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How Not to Die

Exactly What Happens When Your Body Is Exposed to Radiation

During nuclear fallout, doses reach the equivalent of 3 million chest x-rays.

Darragh O’Carroll, MD

 Ivan Tykhyi/Getty

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Yesterday Trump dropped a barrage of F-words, no doubt to match the colorful language emanating from Pyongyang, stating North Korea will "face fire and fury like the world has never seen." According to a recent poll, two-thirds of Americans now view North Korea as a "very serious threat." In Hawaii, however—one of several likely targets within range of a North Korean ICBM—it's probably closer to 100 percent. Whatever Trump (and John Kelly) get up to, it's the lives of Hawaiian, Guamanian, Korean, and Japanese residents he is risking with his threatening alliteration.

All of this has set Hawaiian social media ablaze with posts—for instance, an apt question on Facebook from Yoo Zilla: "If it hits Waikiki, is Kalihi gonna be blown up too? Or are we just gonna get the slow death of radiation."

Hawaii recently revamped its nuclear contingency plan, and CNN recently documented the process of how the Department of Defense would go about sounding the alarms after detecting an ICBM. It has Hawaiian citizens not just pondering but actually picturing and planning where to hide during the 15-minute warning they would receive before nuclear fallout. It's scary.

Moreover, it has Hawaii doctors like me reviewing contingency plans for the would-be massive influx of wounded and injured people if an ICBM was to strike. In Hiroshima and Nagasaki, nearly 200,000 people died acutely after Fat boy and Little Man were dropped; both were much less powerful bombs than what we have available today. Untold more suffered and died from the deleterious effects of radiation poisoning.

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Getting blown up is fairly self explanatory, but the sometimes quick, sometimes slow death of radiation poisoning all depends on the dose of radiation received. It is a complex formula, but the most important factors are: proximity to the bomb epicenter, whether you are inside a solid structure or exposed without cover outside, the type of bomb North Korea would use, and prevailing winds. It's difficult to estimate what size and type of bomb North Korea currently has in its arsenal, but most sources estimate its latest test in 2013 at 10 kilotons. (If you're ever bored or looking to be terrified, you can visualize the destruction and fallout in your home town by past nuclear detonations with this doomsday online simulator.)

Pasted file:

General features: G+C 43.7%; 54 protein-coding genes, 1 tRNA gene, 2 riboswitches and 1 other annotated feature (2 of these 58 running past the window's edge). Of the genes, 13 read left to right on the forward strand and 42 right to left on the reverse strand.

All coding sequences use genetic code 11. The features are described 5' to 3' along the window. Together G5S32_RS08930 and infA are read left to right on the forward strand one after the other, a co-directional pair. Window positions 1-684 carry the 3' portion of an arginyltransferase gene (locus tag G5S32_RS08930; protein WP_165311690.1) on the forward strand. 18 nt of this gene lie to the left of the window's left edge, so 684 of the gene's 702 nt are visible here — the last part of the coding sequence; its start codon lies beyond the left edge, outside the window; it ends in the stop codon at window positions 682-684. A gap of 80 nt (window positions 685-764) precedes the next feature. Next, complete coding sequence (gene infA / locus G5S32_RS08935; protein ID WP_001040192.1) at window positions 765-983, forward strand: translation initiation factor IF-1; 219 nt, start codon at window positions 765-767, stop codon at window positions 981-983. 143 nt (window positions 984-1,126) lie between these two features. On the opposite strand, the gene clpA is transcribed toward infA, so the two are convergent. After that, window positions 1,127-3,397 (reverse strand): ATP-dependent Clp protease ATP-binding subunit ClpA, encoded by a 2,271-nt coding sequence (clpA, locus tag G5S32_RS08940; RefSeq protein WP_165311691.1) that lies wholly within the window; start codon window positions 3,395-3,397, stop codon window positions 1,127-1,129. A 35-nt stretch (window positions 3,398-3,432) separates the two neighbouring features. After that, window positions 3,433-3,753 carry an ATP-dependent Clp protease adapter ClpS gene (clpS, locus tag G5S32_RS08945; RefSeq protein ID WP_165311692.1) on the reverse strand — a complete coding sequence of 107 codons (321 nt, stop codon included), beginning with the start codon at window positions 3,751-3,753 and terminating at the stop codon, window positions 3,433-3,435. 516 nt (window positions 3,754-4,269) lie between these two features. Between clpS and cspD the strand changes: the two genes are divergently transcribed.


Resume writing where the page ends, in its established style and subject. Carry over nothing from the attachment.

The radiation spit from a nuclear bomb spans the entire magnetic spectrum and comes in two categories: non-ionizing and ionizing. Non-ionizing radiation, such as radio and microwaves are lower energy, but can cause thermal burns. The more potent ionizing radiation such as alpha and beta particles, positrons, neutrons, and especially X-rays and gamma rays can cause DNA errors, cell death, and lead to the deadly acute radiation syndrome.

Alpha particles—which consist of two protons and two neutrons—are large enough to be blocked by a single piece of paper or the outer layers of your skin. The latter consists mainly of dead skin cells, so unless the radiation material is ingested, alpha particles pose little comparable risk to other forms of radiation.

Beta particles are a single electron, and a positron is a positively charged electron. Their smaller size allows them to penetrate exposed skin more easily, but they don't penetrate clothes. Beta particles can cause serious burns that—unlike traditional heat burns—evolve and worsen over the course of several weeks due to dose-dependent rates of DNA destruction and cell death. They're treated using traditional methods such as dressings, removing dead tissue, and skin grafting, if warranted.